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GeekWire

Can Amazon’s robots make work safer for humans?

Bert and Ernie, Scooter and Kermit may have started out as warm and fuzzy Muppet characters, but now they’re part of Amazon’s team of warehouse robots as well.

Amazon showed off the latest members of its mechanical menagerie today in a blog post that focuses on how it’s using robotic research to improve workplace safety for its human employees.

For example, a type of robot nicknamed Ernie is designed to take boxy product containers known as totes off shelves at different heights, and then use its robotic arm to deliver the totes to warehouse employees at a standard height. The goal is to reduce the amount of reaching up or bending down that workers have to do.

“We’re known for being passionate about innovating for customers, but being able to innovate with robotics for our employees is something that gives me an extra kick of motivation each day,” Kevin Keck, worldwide director of advanced technology at Amazon, said in the blog posting. “The innovation with a robot like Ernie is interesting because while it doesn’t make the process go any faster, we’re optimistic, based on our testing, it can make our facilities safer for employees.”

Today’s inside look at the research being done at labs in the Seattle area, the Boston area and northern Italy comes in the wake of a couple of reports criticizing Amazon’s workplace safety record.

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GeekWire

Why software entrepreneurs are digging into ag tech

Farmers typically consult the calendar and the weather forecast to figure out when to plant their crops, but figuring out how to grow a tech startup focused on the farm can be a far more complex task.

The challenge can call to mind the old joke about the farmer who won the lottery. When asked how the winnings would be used, the farmer answered, “Well, I guess I’ll just keep farming until the money runs out.”

When it comes to ag tech ventures, the money isn’t running out: Last year, a Crunchbase survey found that venture capitalists were investing roughly $4 billion a year in farm-centric startups — and the flow is continuing despite the COVID-19 pandemic. So far this year, investors have put about $700 million into more than 90 ag tech ventures, according to Crunchbase’s tally.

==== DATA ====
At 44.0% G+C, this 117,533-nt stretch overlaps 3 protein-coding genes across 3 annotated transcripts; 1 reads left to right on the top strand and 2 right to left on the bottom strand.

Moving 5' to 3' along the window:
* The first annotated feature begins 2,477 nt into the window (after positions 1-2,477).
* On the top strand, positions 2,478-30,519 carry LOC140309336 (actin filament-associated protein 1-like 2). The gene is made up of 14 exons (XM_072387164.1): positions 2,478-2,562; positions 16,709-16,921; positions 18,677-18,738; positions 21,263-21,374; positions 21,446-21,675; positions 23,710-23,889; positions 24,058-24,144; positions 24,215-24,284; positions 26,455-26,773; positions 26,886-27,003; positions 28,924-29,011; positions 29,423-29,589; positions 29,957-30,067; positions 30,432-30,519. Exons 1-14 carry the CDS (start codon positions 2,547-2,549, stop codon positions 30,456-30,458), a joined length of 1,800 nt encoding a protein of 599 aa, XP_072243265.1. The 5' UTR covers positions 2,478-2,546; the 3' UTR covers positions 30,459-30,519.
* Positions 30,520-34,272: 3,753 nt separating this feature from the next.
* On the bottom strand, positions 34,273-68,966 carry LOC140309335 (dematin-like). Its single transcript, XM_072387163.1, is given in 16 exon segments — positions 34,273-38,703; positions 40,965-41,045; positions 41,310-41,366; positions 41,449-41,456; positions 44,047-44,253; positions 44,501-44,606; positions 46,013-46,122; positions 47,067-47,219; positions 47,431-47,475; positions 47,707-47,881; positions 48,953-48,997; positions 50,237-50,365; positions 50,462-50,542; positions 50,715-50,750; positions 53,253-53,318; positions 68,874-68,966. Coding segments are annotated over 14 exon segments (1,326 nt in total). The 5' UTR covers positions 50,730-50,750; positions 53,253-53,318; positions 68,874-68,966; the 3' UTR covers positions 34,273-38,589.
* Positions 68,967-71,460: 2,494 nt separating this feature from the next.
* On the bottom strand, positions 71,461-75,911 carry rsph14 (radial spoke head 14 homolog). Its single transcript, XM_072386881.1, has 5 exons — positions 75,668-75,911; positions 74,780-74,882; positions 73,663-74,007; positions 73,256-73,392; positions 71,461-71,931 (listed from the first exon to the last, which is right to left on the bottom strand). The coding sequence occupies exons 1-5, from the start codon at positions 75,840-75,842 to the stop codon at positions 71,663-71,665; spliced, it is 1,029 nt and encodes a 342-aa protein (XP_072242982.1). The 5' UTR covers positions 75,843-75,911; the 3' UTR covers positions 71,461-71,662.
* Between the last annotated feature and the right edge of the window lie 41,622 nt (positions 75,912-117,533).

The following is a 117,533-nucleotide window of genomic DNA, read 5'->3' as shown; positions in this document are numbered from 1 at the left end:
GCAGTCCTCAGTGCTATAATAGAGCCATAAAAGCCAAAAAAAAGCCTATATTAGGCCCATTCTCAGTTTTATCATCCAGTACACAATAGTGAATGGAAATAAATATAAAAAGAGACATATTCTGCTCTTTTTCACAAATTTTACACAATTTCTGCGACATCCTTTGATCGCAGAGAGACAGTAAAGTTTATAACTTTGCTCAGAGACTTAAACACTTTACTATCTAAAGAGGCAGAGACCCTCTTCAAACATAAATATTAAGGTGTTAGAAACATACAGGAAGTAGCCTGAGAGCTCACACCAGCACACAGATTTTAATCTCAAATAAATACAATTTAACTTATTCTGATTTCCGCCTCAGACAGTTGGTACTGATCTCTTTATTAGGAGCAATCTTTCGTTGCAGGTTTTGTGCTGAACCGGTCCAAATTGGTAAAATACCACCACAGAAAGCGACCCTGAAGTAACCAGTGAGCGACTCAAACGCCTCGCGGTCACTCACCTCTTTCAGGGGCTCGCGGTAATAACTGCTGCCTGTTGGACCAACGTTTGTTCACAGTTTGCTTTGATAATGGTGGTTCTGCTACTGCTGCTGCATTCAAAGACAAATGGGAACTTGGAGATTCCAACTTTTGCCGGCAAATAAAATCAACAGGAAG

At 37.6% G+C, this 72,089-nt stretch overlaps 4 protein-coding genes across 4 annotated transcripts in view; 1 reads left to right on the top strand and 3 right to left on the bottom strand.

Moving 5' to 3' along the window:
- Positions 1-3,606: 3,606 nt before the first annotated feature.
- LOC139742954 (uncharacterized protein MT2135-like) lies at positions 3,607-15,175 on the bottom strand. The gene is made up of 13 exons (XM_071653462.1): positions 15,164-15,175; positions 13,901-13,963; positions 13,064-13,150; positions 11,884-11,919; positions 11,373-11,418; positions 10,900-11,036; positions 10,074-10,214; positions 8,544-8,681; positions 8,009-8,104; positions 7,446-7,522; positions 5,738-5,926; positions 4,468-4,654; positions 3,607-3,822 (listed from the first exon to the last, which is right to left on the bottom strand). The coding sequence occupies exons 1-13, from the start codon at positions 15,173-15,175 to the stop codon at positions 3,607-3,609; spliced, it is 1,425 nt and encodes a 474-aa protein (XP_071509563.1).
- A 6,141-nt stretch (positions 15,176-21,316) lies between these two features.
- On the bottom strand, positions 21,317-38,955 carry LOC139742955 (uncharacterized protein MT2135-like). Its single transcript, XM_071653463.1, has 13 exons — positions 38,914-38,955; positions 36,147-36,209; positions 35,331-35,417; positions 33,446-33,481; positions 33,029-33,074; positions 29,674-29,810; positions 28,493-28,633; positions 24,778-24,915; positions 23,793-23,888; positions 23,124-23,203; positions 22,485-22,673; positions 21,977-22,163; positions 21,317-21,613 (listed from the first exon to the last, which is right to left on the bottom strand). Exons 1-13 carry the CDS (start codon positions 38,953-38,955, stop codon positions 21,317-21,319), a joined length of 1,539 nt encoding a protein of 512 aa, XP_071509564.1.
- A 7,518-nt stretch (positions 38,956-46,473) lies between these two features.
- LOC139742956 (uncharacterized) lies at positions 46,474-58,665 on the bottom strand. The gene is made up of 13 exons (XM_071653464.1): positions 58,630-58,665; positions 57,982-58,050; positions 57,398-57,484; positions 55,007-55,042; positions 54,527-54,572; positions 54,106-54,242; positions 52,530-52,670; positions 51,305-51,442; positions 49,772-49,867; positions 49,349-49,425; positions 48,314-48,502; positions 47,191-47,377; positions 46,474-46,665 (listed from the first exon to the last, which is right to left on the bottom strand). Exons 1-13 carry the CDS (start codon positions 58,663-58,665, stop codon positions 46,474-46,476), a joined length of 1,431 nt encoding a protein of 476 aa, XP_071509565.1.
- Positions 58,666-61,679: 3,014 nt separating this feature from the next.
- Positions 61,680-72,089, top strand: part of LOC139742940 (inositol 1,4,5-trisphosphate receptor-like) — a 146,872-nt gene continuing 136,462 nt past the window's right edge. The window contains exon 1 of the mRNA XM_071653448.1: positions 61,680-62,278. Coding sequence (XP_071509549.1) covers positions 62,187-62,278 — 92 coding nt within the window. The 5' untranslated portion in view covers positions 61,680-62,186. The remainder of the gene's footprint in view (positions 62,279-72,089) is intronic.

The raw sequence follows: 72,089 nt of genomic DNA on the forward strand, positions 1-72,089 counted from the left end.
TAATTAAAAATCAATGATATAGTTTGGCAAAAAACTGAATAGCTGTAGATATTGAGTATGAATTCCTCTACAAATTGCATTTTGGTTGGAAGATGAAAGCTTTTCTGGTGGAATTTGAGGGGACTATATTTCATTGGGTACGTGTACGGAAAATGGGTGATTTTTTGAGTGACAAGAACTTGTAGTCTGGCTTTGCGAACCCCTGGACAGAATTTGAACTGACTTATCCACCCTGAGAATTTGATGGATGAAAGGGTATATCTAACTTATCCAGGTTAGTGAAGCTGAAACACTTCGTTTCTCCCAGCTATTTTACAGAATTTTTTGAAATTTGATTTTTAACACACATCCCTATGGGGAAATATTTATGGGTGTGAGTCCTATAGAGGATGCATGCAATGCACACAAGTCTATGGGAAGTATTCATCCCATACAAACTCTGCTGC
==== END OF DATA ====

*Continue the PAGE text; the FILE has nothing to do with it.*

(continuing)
Some of the stars of the show are Pacific Northwest entrepreneurs who found success in the software industry and are now bringing their startup savvy to the food and agriculture industry. We checked in with four founders to get a sense of how they’re cross-breeding technology with agriculture.

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GeekWire

ManipulaTHOR lends virtual robots a hand (and an arm)

You can lead a virtual robot to a refrigerator, but you can’t make it pull out a drink. This is the problem that Seattle’s Allen Institute for Artificial Intelligence, also known as AI2, is addressing with a new breed of virtual robotic agent called ManipulaTHOR.

ManipulaTHOR adds a highly articulated robotic arm to the institute’s AI2-THOR artificial intelligence platform — which should provide lots more capability for testing the software for robots even before they’re built.

AI2-THOR was programmed to find its way through virtual versions of indoor environments, such as kitchens and bathrooms. It could use computer vision to locate everyday objects, but the model didn’t delve deeply into the mechanics of moving those objects. Instead, it just levitated them, as if by video-game magic.

Now AI2-THOR is getting real.

“Imagine a robot being able to navigate a kitchen, open a refrigerator and pull out a can of soda,” AI2 CEO Oren Etzioni said in a news release. “This is one of the biggest and yet often overlooked challenges in robotics, and AI2-THOR is the first to design a benchmark for the task of moving objects to various locations in virtual rooms, enabling reproducibility and measuring progress.”

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GeekWire

Robot charging system wins Europe’s seal of approval

Two of the wireless charging systems made by Seattle-based WiBotic have won safety approvals in Europe, marking what the startup’s CEO calls a major milestone.